The rationale for the study’s novel choice of a six‐month time frame was to find out if things are getting better. But the more months pass after the disaster, the more arbitrary it appears to attribute deaths to the disaster, since an estimated 77% of those who died were seniors.
In marked contrast to the JAMA paper (where 90% of the deaths happened near the time of the hurricane) only 42.7% of the GWU study’s simulated 2,975 deaths occurred in September and October of 2017. Another 27.8% occurred in November and December, and 29.5% occurred in January and February of 2018. That timing seems counterintuitive and implausible, suggesting the September storm has lately been becoming more fatal rather than less.
To attribute deaths over a six‐month period to the hurricane per se is inherently difficult and subjective. What the Milken report calls “a failing health system “ and “multiple cascading failures in critical infrastructure” (telecom and power) may largely reflect negligence by Commonwealth or city governments, notably the island’s mismanaged government‐owned electric utility, Prepa
To attribute the estimated 6‑month deaths to FEMA, as some have, is even less believable. By August 8, FEMA reported it had awarded “more than $3 billion in Public Assistance funds … to the government of Puerto Rico and municipalities” for Hurricane María‐related costs. “This is a massive job and it has taken a massive effort by everybody: the Government of Puerto and the municipalities, federal agencies, voluntary and faith‐based organizations and the private sector,” said Federal Coordinating Officer Michael Byrne.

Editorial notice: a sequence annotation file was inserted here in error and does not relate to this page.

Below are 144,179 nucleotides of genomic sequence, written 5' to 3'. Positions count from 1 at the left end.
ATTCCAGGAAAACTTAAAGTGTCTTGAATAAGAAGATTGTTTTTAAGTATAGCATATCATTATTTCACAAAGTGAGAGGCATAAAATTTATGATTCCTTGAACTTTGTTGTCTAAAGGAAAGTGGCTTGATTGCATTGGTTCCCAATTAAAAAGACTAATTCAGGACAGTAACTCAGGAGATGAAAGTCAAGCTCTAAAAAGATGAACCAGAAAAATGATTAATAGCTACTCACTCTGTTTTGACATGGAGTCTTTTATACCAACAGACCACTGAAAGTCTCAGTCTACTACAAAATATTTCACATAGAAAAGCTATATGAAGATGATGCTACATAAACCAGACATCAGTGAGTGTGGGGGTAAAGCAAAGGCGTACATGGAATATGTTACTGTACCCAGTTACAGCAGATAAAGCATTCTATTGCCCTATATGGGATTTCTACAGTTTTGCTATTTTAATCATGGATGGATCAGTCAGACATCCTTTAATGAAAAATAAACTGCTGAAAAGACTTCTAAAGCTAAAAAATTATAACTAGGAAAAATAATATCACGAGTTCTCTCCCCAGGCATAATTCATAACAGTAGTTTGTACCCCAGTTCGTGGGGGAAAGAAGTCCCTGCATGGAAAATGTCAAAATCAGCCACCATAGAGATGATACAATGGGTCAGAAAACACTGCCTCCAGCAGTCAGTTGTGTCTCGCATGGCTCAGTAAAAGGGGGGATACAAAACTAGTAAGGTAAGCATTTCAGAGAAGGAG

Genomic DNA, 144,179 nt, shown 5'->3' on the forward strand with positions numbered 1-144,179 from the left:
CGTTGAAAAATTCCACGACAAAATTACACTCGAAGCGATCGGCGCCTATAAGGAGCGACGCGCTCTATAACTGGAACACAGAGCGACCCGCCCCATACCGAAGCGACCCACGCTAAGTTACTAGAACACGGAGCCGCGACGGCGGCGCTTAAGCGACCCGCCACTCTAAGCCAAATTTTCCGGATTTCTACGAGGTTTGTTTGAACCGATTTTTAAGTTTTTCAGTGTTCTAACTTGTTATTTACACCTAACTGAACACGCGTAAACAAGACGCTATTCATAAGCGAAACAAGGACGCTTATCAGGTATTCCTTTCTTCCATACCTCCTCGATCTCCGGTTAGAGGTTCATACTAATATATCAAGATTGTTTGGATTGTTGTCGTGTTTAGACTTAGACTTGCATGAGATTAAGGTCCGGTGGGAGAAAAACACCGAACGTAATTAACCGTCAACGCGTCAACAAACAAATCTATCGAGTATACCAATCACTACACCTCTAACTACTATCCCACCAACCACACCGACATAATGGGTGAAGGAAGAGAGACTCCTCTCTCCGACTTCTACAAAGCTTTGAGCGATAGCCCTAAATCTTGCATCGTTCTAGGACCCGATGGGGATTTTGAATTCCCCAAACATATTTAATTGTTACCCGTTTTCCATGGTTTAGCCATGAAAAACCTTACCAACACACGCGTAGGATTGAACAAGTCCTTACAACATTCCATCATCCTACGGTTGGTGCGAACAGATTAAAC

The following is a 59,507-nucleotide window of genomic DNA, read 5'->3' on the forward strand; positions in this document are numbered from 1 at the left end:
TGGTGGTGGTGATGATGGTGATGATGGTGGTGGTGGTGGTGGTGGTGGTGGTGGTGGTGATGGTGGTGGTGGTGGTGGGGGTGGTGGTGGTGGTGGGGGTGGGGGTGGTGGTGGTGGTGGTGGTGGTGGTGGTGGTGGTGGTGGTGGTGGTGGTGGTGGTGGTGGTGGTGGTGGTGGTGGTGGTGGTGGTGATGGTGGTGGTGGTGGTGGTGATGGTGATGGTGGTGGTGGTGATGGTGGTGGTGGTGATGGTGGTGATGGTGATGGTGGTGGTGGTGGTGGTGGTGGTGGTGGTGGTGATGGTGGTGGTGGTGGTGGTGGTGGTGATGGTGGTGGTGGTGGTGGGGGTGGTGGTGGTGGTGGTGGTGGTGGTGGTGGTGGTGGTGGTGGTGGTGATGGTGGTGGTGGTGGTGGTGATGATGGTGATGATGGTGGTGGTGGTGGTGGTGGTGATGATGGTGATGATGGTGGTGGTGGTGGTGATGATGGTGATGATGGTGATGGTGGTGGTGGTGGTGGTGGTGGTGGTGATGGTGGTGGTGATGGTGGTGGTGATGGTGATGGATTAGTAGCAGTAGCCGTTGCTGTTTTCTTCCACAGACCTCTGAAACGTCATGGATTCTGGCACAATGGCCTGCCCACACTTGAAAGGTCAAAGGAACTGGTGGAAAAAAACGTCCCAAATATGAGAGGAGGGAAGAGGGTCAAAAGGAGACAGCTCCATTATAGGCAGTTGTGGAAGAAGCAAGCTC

The questionable 2,975 GWU estimate of hurricane‐related deaths, like the unbelievable 4,645 Harvard estimate before it, is being widely misused as a criticism of emergency relief efforts by FEMA and numerous private charities, rather than to either the sheer magnitude of destruction to an isolated island, or to any shortcomings of local Puerto Rican efforts.
In short, an actual 4‑month count closer to 1,100 for above‐average Puerto Rican deaths in the wake of Maria appears much more transparent and statistically relevant than the 6‑month statistical simulation of 2,975 now being used.